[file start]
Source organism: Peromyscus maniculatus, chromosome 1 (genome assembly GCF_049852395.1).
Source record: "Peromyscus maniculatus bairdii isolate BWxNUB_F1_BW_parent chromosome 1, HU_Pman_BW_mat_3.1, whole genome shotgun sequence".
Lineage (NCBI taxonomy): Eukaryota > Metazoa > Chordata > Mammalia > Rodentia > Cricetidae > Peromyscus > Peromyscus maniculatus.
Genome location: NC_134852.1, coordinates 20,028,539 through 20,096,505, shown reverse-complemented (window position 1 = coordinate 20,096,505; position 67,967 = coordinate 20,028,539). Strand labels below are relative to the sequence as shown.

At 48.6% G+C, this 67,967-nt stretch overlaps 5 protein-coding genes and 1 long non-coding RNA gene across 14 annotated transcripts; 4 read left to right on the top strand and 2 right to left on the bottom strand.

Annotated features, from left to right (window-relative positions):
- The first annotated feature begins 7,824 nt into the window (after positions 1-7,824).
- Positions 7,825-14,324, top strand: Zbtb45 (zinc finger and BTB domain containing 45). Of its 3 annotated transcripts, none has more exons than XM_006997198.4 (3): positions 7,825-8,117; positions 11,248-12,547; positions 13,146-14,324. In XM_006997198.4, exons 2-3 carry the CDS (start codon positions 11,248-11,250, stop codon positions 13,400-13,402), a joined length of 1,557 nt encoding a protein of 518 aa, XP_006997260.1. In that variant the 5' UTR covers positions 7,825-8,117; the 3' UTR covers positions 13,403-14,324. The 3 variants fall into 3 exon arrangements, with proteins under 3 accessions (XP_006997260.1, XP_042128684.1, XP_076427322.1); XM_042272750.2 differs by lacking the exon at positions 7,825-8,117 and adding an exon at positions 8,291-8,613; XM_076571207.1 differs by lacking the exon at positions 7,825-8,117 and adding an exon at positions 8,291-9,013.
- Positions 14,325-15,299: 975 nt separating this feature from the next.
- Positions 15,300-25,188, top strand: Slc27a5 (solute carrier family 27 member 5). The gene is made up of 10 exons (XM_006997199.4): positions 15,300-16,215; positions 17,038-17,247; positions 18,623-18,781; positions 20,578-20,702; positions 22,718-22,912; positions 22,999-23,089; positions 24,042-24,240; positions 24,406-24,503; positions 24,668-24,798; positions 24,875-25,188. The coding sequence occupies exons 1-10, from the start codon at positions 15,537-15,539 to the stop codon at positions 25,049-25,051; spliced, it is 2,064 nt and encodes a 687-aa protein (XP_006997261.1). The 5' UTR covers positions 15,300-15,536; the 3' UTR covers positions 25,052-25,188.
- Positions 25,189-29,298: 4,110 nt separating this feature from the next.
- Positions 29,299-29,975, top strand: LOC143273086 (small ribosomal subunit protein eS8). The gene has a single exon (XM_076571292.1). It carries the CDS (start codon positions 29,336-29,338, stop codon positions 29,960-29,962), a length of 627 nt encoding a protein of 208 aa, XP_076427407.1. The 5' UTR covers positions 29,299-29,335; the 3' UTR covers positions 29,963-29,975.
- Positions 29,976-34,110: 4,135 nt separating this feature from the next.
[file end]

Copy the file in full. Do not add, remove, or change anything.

Source organism: Peromyscus maniculatus, chromosome 1 (genome assembly GCF_049852395.1).
Source record: "Peromyscus maniculatus bairdii isolate BWxNUB_F1_BW_parent chromosome 1, HU_Pman_BW_mat_3.1, whole genome shotgun sequence".
Lineage (NCBI taxonomy): Eukaryota > Metazoa > Chordata > Mammalia > Rodentia > Cricetidae > Peromyscus > Peromyscus maniculatus.
Genome location: NC_134852.1, coordinates 20,028,539 through 20,096,505, shown reverse-complemented (window position 1 = coordinate 20,096,505; position 67,967 = coordinate 20,028,539). Strand labels below are relative to the sequence as shown.

At 48.6% G+C, this 67,967-nt stretch overlaps 5 protein-coding genes and 1 long non-coding RNA gene across 14 annotated transcripts; 4 read left to right on the top strand and 2 right to left on the bottom strand.

Annotated features, from left to right (window-relative positions):
- The first annotated feature begins 7,824 nt into the window (after positions 1-7,824).
- Positions 7,825-14,324, top strand: Zbtb45 (zinc finger and BTB domain containing 45). Of its 3 annotated transcripts, none has more exons than XM_006997198.4 (3): positions 7,825-8,117; positions 11,248-12,547; positions 13,146-14,324. In XM_006997198.4, exons 2-3 carry the CDS (start codon positions 11,248-11,250, stop codon positions 13,400-13,402), a joined length of 1,557 nt encoding a protein of 518 aa, XP_006997260.1. In that variant the 5' UTR covers positions 7,825-8,117; the 3' UTR covers positions 13,403-14,324. The 3 variants fall into 3 exon arrangements, with proteins under 3 accessions (XP_006997260.1, XP_042128684.1, XP_076427322.1); XM_042272750.2 differs by lacking the exon at positions 7,825-8,117 and adding an exon at positions 8,291-8,613; XM_076571207.1 differs by lacking the exon at positions 7,825-8,117 and adding an exon at positions 8,291-9,013.
- Positions 14,325-15,299: 975 nt separating this feature from the next.
- Positions 15,300-25,188, top strand: Slc27a5 (solute carrier family 27 member 5). The gene is made up of 10 exons (XM_006997199.4): positions 15,300-16,215; positions 17,038-17,247; positions 18,623-18,781; positions 20,578-20,702; positions 22,718-22,912; positions 22,999-23,089; positions 24,042-24,240; positions 24,406-24,503; positions 24,668-24,798; positions 24,875-25,188. The coding sequence occupies exons 1-10, from the start codon at positions 15,537-15,539 to the stop codon at positions 25,049-25,051; spliced, it is 2,064 nt and encodes a 687-aa protein (XP_006997261.1). The 5' UTR covers positions 15,300-15,536; the 3' UTR covers positions 25,052-25,188.
- Positions 25,189-29,298: 4,110 nt separating this feature from the next.
- Positions 29,299-29,975, top strand: LOC143273086 (small ribosomal subunit protein eS8). The gene has a single exon (XM_076571292.1). It carries the CDS (start codon positions 29,336-29,338, stop codon positions 29,960-29,962), a length of 627 nt encoding a protein of 208 aa, XP_076427407.1. The 5' UTR covers positions 29,299-29,335; the 3' UTR covers positions 29,963-29,975.
- Positions 29,976-34,110: 4,135 nt separating this feature from the next.